Characterization of holmium loaded alginate microspheres for multimodality imaging and therapeutic applications

J Biomed Mater Res A. 2007 Sep 15;82(4):892-8. doi: 10.1002/jbm.a.31183.


In this paper the preparation and characterization of holmium-loaded alginate microspheres is described. The rapid development of medical imaging techniques offers new opportunities for the visualisation of (drug-loaded) microparticles. Therefore, suitable imaging agents have to be incorporated into these particles. For this reason, the element holmium was used in this study in order to utilize its unique imaging characteristics. The paramagnetic behaviour of this element allows visualisation with MRI and holmium can also be neutron-activated resulting in the emission of gamma-radiation, allowing visualisation with gamma cameras, and beta-radiation, suitable for therapeutic applications. Almost monodisperse alginate microspheres were obtained by JetCutter technology where alginate droplets of a uniform size were hardened in an aqueous holmium chloride solution. Ho(3+) binds via electrostatic interactions to the carboxylate groups of the alginate polymer and as a result alginate microspheres loaded with holmium were obtained. The microspheres had a mean size of 159 microm and a holmium loading of 1.3 +/- 0.1% (w/w) (corresponding with a holmium content based on dry alginate of 18.3 +/- 0.3% (w/w)). The binding capacity of the alginate polymer for Ho(3+) (expressed in molar amounts) is equal to that for Ca(2+), which is commonly used for the hardening of alginate. This indicates that Ho(3+) has the same binding affinity as Ca(2+). In line herewith, dynamic mechanical analyses demonstrated that alginate gels hardened with Ca(2+) or Ho(3+) had similar viscoelastic properties. The MRI relaxation properties of the microspheres were determined by a MRI phantom experiment, demonstrating a strong R(2)* effect of the particles. Alginate microspheres could also be labelled with radioactive holmium by adding holmium-166 to alginate microspheres, previously hardened with calcium (labelling efficiency 96%). The labelled microspheres had a high radiochemical stability (94% after 48 h incubation in human serum), allowing therapeutic applications for treatment of cancer. The potential in vivo application of the microspheres for a MR-guided renal embolization procedure was illustrated by selective administration of microspheres to the left kidney of a pig. Anatomic MR-imaging showed the presence of holmium-loaded microspheres in the kidney. In conclusion, this study demonstrates that the incorporation of holmium into alginate microspheres allows their visualisation with a gamma camera and MRI. Holmium-loaded alginate microspheres can be used therapeutically for embolization and, when radioactive, for local radiotherapy of tumours.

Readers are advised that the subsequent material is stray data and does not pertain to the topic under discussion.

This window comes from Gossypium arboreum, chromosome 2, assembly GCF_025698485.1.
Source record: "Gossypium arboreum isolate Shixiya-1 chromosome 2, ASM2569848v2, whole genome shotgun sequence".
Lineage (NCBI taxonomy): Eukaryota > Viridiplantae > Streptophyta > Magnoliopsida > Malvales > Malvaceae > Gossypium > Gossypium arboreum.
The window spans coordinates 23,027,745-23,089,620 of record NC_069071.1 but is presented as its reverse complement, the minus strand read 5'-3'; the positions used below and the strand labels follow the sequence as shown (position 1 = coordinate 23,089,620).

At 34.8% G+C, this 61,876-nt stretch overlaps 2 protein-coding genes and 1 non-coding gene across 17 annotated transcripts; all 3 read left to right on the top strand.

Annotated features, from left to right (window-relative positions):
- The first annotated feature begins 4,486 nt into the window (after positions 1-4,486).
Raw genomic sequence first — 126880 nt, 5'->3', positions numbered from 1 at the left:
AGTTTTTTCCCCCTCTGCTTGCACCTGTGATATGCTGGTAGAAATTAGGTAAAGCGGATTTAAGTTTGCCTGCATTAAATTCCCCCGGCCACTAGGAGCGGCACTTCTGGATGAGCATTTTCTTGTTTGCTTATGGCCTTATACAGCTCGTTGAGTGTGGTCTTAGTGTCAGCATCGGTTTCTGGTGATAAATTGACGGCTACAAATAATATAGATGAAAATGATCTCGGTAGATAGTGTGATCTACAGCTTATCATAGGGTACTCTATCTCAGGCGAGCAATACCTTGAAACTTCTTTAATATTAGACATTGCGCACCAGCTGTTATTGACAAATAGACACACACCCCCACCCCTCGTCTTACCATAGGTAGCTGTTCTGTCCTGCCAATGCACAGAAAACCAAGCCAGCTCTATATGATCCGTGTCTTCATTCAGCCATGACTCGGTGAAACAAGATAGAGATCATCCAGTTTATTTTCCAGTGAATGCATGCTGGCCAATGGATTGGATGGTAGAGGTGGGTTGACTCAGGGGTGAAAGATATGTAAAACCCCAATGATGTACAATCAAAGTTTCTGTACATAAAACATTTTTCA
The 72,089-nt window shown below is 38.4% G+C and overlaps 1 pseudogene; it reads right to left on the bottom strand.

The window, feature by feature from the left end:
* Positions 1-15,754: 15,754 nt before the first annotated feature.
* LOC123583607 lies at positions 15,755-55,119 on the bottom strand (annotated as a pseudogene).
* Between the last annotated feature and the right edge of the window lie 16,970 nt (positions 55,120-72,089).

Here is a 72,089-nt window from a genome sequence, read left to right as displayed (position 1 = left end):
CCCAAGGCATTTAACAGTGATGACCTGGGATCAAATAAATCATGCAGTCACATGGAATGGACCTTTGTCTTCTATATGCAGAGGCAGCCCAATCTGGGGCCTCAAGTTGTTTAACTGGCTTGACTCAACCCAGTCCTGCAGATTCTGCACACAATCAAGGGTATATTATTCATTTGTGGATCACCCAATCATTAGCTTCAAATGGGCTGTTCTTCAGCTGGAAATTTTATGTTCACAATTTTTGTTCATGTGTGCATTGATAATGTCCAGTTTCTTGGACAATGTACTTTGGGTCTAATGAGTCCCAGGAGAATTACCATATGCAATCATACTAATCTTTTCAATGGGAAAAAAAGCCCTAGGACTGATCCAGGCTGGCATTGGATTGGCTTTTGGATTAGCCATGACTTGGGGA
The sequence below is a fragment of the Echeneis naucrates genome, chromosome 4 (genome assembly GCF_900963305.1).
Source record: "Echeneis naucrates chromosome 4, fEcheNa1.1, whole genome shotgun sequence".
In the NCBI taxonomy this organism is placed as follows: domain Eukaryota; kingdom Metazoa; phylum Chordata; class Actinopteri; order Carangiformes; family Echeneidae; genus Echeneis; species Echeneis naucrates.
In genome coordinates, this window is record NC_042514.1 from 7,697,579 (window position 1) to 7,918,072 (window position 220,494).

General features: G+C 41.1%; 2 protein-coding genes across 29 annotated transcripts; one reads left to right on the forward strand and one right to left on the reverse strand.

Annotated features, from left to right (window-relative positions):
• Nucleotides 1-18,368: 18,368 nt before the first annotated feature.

Publication types

  • Research Support, Non-U.S. Gov't

MeSH terms

  • Alginates*
  • Animals
  • Biocompatible Materials* / therapeutic use
  • Contrast Media
  • Elasticity
  • Embolization, Therapeutic
  • Gels
  • Holmium* / therapeutic use
  • Magnetic Resonance Imaging
  • Materials Testing
  • Microspheres
  • Phantoms, Imaging
  • Radioisotopes / therapeutic use
  • Renal Artery
  • Sus scrofa
  • Viscosity


  • Alginates
  • Biocompatible Materials
  • Contrast Media
  • Gels
  • Radioisotopes
  • Holmium